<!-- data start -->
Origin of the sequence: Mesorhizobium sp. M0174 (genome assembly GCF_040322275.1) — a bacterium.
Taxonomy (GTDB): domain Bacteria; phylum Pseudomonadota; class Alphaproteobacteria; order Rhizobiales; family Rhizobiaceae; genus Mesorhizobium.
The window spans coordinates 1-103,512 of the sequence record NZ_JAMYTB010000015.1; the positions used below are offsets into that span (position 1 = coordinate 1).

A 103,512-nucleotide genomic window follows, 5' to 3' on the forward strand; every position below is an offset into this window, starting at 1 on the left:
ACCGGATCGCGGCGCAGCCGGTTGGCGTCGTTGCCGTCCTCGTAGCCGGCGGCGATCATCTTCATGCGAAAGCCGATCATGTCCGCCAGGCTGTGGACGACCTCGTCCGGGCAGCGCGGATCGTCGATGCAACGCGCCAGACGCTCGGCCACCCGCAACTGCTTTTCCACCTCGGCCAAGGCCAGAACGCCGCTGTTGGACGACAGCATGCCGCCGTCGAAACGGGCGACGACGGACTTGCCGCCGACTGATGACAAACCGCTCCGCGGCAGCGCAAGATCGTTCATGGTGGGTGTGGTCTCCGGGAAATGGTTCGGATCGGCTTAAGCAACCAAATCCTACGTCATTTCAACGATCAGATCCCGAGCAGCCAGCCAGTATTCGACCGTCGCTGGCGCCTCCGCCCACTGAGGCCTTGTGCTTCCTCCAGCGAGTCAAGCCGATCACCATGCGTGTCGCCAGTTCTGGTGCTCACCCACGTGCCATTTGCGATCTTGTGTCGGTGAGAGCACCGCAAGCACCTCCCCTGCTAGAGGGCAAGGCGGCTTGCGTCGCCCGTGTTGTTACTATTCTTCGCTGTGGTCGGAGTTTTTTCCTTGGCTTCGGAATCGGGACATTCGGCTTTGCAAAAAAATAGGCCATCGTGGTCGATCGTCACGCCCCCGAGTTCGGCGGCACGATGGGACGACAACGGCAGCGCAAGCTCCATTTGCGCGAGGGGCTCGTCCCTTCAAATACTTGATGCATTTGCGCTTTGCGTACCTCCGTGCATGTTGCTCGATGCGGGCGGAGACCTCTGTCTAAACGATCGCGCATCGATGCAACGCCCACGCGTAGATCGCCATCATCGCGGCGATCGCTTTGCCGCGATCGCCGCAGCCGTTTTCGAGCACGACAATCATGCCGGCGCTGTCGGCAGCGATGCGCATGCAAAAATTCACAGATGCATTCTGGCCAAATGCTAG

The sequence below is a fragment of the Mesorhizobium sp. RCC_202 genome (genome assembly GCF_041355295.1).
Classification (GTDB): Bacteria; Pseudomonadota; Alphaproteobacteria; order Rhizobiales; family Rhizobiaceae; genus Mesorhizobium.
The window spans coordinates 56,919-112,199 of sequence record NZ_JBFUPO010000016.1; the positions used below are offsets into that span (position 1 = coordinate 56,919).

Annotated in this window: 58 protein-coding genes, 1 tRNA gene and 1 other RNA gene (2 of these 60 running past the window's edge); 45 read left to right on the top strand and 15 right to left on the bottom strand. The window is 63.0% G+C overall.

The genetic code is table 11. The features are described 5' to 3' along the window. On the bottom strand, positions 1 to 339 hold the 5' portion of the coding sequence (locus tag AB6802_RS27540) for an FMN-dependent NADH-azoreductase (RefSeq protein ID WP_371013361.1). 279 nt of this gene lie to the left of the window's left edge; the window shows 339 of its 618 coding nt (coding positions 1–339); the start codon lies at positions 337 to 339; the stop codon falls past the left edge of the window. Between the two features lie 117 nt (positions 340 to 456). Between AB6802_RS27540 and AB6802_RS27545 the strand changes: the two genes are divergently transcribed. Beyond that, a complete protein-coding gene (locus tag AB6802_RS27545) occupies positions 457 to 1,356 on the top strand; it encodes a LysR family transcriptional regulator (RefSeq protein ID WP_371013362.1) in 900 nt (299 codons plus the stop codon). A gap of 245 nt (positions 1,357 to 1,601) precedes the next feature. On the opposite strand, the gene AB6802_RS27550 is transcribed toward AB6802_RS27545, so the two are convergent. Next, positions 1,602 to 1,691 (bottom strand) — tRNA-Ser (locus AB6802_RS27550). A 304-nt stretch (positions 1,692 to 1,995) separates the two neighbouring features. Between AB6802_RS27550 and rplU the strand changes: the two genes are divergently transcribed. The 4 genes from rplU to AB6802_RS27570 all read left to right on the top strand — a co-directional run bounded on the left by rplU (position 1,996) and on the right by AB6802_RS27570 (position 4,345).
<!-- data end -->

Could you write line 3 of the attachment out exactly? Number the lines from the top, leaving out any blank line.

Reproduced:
The window spans coordinates 1-103,512 of the sequence record NZ_JAMYTB010000015.1; the positions used below are offsets into that span (position 1 = coordinate 1).